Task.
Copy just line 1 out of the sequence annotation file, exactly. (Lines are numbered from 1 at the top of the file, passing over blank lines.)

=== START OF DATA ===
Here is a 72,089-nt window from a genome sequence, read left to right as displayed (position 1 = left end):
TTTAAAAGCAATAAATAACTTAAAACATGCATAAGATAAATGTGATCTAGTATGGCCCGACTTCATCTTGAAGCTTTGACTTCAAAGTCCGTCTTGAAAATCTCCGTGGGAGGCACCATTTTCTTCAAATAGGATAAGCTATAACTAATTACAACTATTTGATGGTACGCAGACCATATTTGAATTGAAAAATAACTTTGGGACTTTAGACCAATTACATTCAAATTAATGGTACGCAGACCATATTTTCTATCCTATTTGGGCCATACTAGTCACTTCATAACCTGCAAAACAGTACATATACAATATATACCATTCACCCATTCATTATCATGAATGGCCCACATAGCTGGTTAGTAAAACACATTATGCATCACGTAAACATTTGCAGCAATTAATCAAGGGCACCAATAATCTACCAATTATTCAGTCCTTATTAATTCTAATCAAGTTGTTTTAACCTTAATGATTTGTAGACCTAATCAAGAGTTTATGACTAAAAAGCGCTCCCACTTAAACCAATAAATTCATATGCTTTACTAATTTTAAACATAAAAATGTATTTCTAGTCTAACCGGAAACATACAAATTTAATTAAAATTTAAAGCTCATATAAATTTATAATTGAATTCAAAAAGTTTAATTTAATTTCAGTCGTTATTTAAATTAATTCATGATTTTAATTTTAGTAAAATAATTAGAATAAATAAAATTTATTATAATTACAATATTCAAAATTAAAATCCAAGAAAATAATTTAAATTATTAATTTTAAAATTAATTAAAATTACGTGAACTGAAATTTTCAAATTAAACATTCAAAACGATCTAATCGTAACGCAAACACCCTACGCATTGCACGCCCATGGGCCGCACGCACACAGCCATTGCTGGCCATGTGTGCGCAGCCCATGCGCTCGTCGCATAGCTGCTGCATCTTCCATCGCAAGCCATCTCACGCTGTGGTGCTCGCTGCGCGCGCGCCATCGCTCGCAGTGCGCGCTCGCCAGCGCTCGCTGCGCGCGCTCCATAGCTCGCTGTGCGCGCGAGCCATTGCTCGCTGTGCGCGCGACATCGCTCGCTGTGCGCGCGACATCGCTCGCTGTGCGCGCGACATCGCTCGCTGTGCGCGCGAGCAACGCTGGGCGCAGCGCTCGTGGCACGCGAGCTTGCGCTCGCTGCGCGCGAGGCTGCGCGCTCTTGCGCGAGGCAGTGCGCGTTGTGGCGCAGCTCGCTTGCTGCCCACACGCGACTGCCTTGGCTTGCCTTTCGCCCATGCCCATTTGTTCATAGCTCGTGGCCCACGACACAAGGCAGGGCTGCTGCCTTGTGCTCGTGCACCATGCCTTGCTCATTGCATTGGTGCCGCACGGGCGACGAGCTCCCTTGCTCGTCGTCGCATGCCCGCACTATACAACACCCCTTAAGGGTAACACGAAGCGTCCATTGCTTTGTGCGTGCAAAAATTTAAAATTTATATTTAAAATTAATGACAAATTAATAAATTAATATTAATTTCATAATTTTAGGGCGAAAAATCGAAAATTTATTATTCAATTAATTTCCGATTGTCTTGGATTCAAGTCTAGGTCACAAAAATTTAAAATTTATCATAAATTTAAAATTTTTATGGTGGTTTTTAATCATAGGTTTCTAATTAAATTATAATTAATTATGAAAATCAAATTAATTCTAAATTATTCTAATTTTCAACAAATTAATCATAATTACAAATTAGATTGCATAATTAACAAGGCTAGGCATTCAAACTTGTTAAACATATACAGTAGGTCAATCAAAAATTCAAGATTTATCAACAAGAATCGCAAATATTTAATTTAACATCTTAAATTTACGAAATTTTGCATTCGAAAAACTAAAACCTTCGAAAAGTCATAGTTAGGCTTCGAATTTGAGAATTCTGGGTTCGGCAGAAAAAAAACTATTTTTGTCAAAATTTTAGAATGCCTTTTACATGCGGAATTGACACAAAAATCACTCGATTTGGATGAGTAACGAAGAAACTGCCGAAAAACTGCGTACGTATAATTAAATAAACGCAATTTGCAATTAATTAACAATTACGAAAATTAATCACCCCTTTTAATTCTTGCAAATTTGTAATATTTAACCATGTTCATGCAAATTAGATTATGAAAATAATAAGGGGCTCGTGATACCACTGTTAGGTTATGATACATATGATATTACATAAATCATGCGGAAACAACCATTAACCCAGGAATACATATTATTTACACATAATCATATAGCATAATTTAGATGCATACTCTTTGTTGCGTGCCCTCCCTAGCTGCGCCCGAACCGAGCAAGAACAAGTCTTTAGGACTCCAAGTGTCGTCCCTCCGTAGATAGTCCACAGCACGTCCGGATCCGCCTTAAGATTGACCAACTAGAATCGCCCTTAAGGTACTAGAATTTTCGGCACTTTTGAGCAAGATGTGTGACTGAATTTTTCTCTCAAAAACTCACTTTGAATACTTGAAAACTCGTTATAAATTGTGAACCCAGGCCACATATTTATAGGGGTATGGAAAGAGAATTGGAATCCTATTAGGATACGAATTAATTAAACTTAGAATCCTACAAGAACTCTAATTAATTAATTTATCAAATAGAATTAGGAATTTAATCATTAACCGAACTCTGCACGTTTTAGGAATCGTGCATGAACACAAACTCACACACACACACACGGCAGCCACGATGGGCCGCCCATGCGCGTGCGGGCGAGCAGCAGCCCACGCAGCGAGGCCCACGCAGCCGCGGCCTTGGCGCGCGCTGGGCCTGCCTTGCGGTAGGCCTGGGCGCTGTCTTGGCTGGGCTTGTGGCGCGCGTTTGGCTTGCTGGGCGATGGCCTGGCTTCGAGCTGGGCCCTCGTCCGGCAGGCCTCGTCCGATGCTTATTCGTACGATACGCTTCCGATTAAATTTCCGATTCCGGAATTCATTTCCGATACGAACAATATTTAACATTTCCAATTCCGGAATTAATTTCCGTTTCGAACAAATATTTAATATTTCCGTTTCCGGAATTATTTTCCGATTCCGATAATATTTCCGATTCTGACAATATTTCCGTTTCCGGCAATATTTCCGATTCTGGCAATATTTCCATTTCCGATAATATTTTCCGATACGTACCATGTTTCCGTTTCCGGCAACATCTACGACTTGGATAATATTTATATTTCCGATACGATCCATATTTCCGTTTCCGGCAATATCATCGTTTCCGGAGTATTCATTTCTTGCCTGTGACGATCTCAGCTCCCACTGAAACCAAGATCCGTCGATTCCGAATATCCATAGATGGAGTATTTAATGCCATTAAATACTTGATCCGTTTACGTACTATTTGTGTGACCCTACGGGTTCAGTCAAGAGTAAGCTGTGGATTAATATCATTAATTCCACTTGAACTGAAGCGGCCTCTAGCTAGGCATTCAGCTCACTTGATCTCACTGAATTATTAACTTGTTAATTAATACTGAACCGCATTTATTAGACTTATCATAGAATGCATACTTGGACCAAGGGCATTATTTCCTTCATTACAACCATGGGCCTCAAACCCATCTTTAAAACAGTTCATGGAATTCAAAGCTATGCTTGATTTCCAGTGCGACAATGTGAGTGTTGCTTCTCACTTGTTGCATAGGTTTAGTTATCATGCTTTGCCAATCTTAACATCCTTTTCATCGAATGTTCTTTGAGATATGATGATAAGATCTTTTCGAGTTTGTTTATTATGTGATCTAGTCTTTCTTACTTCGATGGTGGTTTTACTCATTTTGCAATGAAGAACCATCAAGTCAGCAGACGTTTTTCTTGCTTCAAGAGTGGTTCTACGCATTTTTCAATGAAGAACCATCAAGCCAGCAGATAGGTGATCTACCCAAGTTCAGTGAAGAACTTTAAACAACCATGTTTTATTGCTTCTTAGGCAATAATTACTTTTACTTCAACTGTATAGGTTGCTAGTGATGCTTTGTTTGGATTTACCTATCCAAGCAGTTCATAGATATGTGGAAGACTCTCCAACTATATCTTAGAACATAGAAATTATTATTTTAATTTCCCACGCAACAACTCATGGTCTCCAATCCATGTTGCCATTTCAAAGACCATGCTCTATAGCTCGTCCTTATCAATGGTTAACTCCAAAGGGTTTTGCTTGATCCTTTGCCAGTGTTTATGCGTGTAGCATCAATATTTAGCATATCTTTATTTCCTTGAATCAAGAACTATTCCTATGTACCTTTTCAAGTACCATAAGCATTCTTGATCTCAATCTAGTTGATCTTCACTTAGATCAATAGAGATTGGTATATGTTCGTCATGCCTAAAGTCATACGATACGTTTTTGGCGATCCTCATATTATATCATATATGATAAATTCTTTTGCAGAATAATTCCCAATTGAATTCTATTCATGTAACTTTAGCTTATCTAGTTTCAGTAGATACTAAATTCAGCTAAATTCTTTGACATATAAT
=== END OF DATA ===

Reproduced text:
Here is a 72,089-nt window from a genome sequence, read left to right as displayed (position 1 = left end):